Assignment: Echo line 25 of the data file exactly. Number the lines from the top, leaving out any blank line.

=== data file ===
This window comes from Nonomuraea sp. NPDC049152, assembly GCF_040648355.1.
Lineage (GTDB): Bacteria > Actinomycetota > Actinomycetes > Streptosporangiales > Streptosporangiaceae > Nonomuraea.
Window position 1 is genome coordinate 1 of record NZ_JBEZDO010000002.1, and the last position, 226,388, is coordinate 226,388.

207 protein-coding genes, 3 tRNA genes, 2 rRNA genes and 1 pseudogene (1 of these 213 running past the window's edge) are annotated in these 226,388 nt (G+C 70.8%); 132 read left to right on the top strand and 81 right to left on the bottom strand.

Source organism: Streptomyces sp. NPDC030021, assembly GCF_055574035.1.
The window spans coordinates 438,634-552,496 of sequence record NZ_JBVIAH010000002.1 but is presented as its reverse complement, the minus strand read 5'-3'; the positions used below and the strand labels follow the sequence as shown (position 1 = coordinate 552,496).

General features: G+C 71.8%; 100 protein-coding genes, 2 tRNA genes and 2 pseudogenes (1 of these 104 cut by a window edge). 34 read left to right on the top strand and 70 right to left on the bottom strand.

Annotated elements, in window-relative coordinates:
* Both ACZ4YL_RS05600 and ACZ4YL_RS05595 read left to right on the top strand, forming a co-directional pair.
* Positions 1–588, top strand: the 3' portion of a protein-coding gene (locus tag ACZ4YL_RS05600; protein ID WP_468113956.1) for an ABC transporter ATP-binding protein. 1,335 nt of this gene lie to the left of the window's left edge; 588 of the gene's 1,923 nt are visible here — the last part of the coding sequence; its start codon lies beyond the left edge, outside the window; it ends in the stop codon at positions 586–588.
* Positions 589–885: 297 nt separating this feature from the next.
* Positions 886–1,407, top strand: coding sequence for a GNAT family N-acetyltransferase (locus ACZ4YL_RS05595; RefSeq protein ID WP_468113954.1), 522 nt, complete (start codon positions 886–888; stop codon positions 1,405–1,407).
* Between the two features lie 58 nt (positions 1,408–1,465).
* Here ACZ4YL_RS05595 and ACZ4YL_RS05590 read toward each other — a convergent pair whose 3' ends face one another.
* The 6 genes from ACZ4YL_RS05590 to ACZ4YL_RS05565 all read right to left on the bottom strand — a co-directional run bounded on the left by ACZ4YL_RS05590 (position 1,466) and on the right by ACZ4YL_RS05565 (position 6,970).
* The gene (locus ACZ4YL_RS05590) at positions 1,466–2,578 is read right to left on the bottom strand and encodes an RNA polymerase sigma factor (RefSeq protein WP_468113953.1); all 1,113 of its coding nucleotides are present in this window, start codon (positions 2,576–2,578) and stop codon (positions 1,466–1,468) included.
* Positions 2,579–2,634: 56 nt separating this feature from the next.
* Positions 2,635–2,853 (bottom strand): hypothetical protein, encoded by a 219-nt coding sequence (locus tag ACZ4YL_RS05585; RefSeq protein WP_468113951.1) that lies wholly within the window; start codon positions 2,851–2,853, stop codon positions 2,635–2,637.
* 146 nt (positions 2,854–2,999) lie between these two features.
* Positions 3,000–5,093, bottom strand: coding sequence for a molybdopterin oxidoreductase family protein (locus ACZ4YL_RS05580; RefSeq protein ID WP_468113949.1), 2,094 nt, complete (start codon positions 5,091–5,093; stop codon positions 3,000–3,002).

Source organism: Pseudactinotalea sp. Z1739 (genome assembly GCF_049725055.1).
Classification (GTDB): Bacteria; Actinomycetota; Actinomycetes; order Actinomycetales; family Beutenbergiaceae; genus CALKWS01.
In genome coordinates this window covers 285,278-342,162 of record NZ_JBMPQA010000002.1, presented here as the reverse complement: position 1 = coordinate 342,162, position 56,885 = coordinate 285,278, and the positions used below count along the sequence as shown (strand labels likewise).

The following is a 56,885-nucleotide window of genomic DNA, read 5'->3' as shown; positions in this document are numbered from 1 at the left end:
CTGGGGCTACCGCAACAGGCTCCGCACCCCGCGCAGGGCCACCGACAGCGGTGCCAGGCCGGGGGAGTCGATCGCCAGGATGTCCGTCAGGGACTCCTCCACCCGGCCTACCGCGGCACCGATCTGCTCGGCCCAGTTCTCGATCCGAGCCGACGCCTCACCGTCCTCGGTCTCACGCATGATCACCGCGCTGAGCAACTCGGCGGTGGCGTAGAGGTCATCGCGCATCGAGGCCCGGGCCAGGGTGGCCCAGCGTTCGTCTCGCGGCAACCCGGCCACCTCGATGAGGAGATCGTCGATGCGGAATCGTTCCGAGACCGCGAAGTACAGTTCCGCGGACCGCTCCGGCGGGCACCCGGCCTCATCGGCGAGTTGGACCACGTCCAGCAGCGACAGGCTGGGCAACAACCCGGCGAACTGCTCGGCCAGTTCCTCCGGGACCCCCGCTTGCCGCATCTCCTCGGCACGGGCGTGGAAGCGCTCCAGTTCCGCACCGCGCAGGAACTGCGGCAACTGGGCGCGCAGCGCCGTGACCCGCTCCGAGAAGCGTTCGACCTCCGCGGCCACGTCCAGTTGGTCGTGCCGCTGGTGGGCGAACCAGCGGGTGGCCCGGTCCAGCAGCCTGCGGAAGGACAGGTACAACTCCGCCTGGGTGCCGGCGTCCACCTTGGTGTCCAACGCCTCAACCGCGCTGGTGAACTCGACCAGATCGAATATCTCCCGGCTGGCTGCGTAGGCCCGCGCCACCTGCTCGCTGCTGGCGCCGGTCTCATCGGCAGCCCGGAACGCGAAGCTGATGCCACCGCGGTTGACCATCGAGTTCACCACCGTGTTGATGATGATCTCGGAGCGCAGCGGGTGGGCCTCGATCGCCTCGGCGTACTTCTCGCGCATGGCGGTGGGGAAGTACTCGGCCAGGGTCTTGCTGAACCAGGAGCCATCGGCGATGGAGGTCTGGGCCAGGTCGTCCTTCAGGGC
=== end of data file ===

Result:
CTGGGGCTACCGCAACAGGCTCCGCACCCCGCGCAGGGCCACCGACAGCGGTGCCAGGCCGGGGGAGTCGATCGCCAGGATGTCCGTCAGGGACTCCTCCACCCGGCCTACCGCGGCACCGATCTGCTCGGCCCAGTTCTCGATCCGAGCCGACGCCTCACCGTCCTCGGTCTCACGCATGATCACCGCGCTGAGCAACTCGGCGGTGGCGTAGAGGTCATCGCGCATCGAGGCCCGGGCCAGGGTGGCCCAGCGTTCGTCTCGCGGCAACCCGGCCACCTCGATGAGGAGATCGTCGATGCGGAATCGTTCCGAGACCGCGAAGTACAGTTCCGCGGACCGCTCCGGCGGGCACCCGGCCTCATCGGCGAGTTGGACCACGTCCAGCAGCGACAGGCTGGGCAACAACCCGGCGAACTGCTCGGCCAGTTCCTCCGGGACCCCCGCTTGCCGCATCTCCTCGGCACGGGCGTGGAAGCGCTCCAGTTCCGCACCGCGCAGGAACTGCGGCAACTGGGCGCGCAGCGCCGTGACCCGCTCCGAGAAGCGTTCGACCTCCGCGGCCACGTCCAGTTGGTCGTGCCGCTGGTGGGCGAACCAGCGGGTGGCCCGGTCCAGCAGCCTGCGGAAGGACAGGTACAACTCCGCCTGGGTGCCGGCGTCCACCTTGGTGTCCAACGCCTCAACCGCGCTGGTGAACTCGACCAGATCGAATATCTCCCGGCTGGCTGCGTAGGCCCGCGCCACCTGCTCGCTGCTGGCGCCGGTCTCATCGGCAGCCCGGAACGCGAAGCTGATGCCACCGCGGTTGACCATCGAGTTCACCACCGTGTTGATGATGATCTCGGAGCGCAGCGGGTGGGCCTCGATCGCCTCGGCGTACTTCTCGCGCATGGCGGTGGGGAAGTACTCGGCCAGGGTCTTGCTGAACCAGGAGCCATCGGCGATGGAGGTCTGGGCCAGGTCGTCCTTCAGGGC